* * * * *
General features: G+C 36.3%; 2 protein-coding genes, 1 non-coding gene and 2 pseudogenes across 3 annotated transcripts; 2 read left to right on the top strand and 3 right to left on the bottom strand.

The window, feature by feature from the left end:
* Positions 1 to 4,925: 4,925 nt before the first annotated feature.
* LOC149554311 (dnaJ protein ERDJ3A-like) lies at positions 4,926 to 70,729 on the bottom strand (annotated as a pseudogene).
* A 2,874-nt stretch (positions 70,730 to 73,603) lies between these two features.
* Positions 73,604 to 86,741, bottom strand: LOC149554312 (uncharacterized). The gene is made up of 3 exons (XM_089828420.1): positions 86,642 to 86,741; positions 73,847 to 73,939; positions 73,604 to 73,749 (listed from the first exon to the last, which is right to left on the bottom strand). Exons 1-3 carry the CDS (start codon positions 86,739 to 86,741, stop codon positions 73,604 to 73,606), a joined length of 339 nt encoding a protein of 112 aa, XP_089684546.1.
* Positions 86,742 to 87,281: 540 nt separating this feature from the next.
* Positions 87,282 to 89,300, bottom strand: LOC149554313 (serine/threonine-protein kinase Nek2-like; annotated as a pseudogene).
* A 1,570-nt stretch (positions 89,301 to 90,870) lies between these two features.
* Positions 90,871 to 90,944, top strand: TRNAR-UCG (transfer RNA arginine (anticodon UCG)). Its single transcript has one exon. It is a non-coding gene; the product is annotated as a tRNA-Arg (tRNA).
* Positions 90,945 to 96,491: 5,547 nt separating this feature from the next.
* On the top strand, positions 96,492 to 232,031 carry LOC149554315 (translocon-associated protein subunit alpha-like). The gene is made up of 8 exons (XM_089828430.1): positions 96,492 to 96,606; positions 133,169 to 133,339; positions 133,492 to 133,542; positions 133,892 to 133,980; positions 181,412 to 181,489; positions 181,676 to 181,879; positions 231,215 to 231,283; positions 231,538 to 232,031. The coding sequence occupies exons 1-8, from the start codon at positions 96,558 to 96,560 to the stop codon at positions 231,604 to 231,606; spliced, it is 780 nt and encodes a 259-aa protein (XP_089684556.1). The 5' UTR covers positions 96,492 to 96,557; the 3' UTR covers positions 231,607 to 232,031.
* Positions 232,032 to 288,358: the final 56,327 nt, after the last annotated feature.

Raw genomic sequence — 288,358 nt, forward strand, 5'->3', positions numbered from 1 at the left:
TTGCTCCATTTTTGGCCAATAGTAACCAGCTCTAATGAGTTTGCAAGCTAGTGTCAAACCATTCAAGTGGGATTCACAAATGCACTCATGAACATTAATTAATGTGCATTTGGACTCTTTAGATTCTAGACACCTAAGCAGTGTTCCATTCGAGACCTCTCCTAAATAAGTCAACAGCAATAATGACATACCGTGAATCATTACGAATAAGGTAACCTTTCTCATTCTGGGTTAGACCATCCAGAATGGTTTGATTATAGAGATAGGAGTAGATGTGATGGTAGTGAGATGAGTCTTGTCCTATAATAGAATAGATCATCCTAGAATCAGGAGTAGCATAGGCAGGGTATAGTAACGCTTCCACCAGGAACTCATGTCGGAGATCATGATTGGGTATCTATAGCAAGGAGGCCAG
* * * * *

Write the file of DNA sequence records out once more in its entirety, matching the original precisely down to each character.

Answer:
General features: G+C 36.3%; 2 protein-coding genes, 1 non-coding gene and 2 pseudogenes across 3 annotated transcripts; 2 read left to right on the top strand and 3 right to left on the bottom strand.

The window, feature by feature from the left end:
* Positions 1 to 4,925: 4,925 nt before the first annotated feature.
* LOC149554311 (dnaJ protein ERDJ3A-like) lies at positions 4,926 to 70,729 on the bottom strand (annotated as a pseudogene).
* A 2,874-nt stretch (positions 70,730 to 73,603) lies between these two features.
* Positions 73,604 to 86,741, bottom strand: LOC149554312 (uncharacterized). The gene is made up of 3 exons (XM_089828420.1): positions 86,642 to 86,741; positions 73,847 to 73,939; positions 73,604 to 73,749 (listed from the first exon to the last, which is right to left on the bottom strand). Exons 1-3 carry the CDS (start codon positions 86,739 to 86,741, stop codon positions 73,604 to 73,606), a joined length of 339 nt encoding a protein of 112 aa, XP_089684546.1.
* Positions 86,742 to 87,281: 540 nt separating this feature from the next.
* Positions 87,282 to 89,300, bottom strand: LOC149554313 (serine/threonine-protein kinase Nek2-like; annotated as a pseudogene).
* A 1,570-nt stretch (positions 89,301 to 90,870) lies between these two features.
* Positions 90,871 to 90,944, top strand: TRNAR-UCG (transfer RNA arginine (anticodon UCG)). Its single transcript has one exon. It is a non-coding gene; the product is annotated as a tRNA-Arg (tRNA).
* Positions 90,945 to 96,491: 5,547 nt separating this feature from the next.
* On the top strand, positions 96,492 to 232,031 carry LOC149554315 (translocon-associated protein subunit alpha-like). The gene is made up of 8 exons (XM_089828430.1): positions 96,492 to 96,606; positions 133,169 to 133,339; positions 133,492 to 133,542; positions 133,892 to 133,980; positions 181,412 to 181,489; positions 181,676 to 181,879; positions 231,215 to 231,283; positions 231,538 to 232,031. The coding sequence occupies exons 1-8, from the start codon at positions 96,558 to 96,560 to the stop codon at positions 231,604 to 231,606; spliced, it is 780 nt and encodes a 259-aa protein (XP_089684556.1). The 5' UTR covers positions 96,492 to 96,557; the 3' UTR covers positions 231,607 to 232,031.
* Positions 232,032 to 288,358: the final 56,327 nt, after the last annotated feature.

Raw genomic sequence — 288,358 nt, forward strand, 5'->3', positions numbered from 1 at the left:
TTGCTCCATTTTTGGCCAATAGTAACCAGCTCTAATGAGTTTGCAAGCTAGTGTCAAACCATTCAAGTGGGATTCACAAATGCACTCATGAACATTAATTAATGTGCATTTGGACTCTTTAGATTCTAGACACCTAAGCAGTGTTCCATTCGAGACCTCTCCTAAATAAGTCAACAGCAATAATGACATACCGTGAATCATTACGAATAAGGTAACCTTTCTCATTCTGGGTTAGACCATCCAGAATGGTTTGATTATAGAGATAGGAGTAGATGTGATGGTAGTGAGATGAGTCTTGTCCTATAATAGAATAGATCATCCTAGAATCAGGAGTAGCATAGGCAGGGTATAGTAACGCTTCCACCAGGAACTCATGTCGGAGATCATGATTGGGTATCTATAGCAAGGAGGCCAG